Other highlights:

  • A sell-out crowd (including Wrimos from as far away as Australia!) came to our second-annual Night of Writing Dangerously fundraising gala in San Francisco, where we dressed up, ate and drank ourselves into a noveling frenzy, and raised almost $20,000 for our programs,
  • I wrote a truly abysmal novel…

On the balance, it was a great year, and when the sun set on November, the staff and I gathered to look at the numbers. Every previous NaNoWriMo record had been shattered. We had 119,301 adult participants, 21,683 of whom won. That was 18.2% win rate–the highest we’d seen since NaNoWriMo was just a bunch of yahoos in the Bay Area. Cumulatively NaNoWriMo had produced 1.6 billion words, enough to wrap around the moon fourteen times.

At times like this, it’s hard not to join the haters. Money, records, win-rates, frenzy, billions of words. This isn’t about literature, this is about building a successful non-profit organization. It’s about peddling an art-feeling the way one might peddle vitamins. It seems telling that Baty’s only published book, No Plot? No Problem, is a how-to book about how to write a novel rather than a novel itself. In an interview with Baty posted on the NaNoWriMo site, when asked about the NaNoWriMo novels that have been published, he replies:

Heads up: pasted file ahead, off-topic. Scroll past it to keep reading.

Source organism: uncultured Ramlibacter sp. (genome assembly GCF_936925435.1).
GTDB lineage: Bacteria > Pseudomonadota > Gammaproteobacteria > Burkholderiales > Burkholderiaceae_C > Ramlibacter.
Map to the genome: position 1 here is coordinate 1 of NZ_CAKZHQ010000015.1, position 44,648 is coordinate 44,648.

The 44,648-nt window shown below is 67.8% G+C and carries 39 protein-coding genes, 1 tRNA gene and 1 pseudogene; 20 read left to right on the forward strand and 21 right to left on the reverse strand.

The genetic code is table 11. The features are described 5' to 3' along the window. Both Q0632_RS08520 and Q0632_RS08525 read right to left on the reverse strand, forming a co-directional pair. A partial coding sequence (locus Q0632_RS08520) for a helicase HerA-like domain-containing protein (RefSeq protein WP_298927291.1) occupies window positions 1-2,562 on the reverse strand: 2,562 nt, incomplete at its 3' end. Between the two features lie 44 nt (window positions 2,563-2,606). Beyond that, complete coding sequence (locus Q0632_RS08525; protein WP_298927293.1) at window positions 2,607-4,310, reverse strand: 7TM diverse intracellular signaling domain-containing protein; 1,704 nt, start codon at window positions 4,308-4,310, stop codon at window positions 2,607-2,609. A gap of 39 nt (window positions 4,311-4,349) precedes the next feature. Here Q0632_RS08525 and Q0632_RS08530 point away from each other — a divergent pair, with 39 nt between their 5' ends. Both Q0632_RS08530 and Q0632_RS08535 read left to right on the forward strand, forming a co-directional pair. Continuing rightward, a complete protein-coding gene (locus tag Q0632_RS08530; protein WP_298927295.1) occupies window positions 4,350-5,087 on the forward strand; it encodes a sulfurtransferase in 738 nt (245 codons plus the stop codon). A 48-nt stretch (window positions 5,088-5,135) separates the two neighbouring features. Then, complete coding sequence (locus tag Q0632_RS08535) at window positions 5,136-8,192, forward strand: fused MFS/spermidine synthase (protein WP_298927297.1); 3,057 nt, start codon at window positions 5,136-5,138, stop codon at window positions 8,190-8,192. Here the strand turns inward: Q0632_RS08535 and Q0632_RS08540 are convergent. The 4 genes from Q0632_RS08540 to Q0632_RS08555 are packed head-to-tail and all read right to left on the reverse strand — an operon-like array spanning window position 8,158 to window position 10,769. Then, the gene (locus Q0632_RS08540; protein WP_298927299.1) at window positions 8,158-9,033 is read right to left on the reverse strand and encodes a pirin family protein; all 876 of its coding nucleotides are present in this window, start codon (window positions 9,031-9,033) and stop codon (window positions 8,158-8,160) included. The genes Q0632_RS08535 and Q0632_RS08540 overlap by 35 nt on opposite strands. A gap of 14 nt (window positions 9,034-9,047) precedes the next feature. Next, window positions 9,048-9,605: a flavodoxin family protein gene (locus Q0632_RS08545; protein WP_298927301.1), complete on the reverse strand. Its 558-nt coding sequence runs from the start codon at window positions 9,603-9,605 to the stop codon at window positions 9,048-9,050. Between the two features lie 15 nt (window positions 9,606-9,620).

I think getting your book published is great. The most important thing, though, is giving yourself the space to make something that is meaningful or entertaining or satisfying for you, the creator.

Art, in Baty’s strange formulation, is not something that has much intrinsic value. Rather, it is merely the byproduct of an activity that makes you feel good–the activity known as art-making. But maybe one shouldn’t hold Baty’s misguided notions against him. It’s not his job to be an artist or aesthete. He should be allowed to be an organizational leader and motivational speaker all he likes, as long as he gets results–not billions of words results, but that rarer thing, good writing.